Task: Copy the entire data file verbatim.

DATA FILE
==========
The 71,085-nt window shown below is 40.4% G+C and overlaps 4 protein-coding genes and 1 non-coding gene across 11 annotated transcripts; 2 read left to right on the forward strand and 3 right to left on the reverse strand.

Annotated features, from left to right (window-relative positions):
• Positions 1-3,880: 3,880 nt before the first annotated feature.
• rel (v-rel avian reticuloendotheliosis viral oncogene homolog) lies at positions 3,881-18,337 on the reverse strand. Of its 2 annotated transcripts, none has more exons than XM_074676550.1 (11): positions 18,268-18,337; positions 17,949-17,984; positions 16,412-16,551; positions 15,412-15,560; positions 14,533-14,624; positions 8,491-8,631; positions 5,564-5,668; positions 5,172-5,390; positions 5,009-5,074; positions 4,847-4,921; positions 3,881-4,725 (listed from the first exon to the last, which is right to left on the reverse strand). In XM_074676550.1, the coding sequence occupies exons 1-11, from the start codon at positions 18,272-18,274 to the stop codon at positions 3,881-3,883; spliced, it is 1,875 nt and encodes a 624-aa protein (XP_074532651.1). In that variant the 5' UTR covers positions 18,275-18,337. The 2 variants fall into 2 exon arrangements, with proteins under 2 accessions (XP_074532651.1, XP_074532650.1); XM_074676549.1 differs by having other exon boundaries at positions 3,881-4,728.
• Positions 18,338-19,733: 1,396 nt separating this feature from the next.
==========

The 71,085-nt window shown below is 40.4% G+C and overlaps 4 protein-coding genes and 1 non-coding gene across 11 annotated transcripts; 2 read left to right on the forward strand and 3 right to left on the reverse strand.

Annotated features, from left to right (window-relative positions):
• Positions 1-3,880: 3,880 nt before the first annotated feature.
• rel (v-rel avian reticuloendotheliosis viral oncogene homolog) lies at positions 3,881-18,337 on the reverse strand. Of its 2 annotated transcripts, none has more exons than XM_074676550.1 (11): positions 18,268-18,337; positions 17,949-17,984; positions 16,412-16,551; positions 15,412-15,560; positions 14,533-14,624; positions 8,491-8,631; positions 5,564-5,668; positions 5,172-5,390; positions 5,009-5,074; positions 4,847-4,921; positions 3,881-4,725 (listed from the first exon to the last, which is right to left on the reverse strand). In XM_074676550.1, the coding sequence occupies exons 1-11, from the start codon at positions 18,272-18,274 to the stop codon at positions 3,881-3,883; spliced, it is 1,875 nt and encodes a 624-aa protein (XP_074532651.1). In that variant the 5' UTR covers positions 18,275-18,337. The 2 variants fall into 2 exon arrangements, with proteins under 2 accessions (XP_074532651.1, XP_074532650.1); XM_074676549.1 differs by having other exon boundaries at positions 3,881-4,728.
• Positions 18,338-19,733: 1,396 nt separating this feature from the next.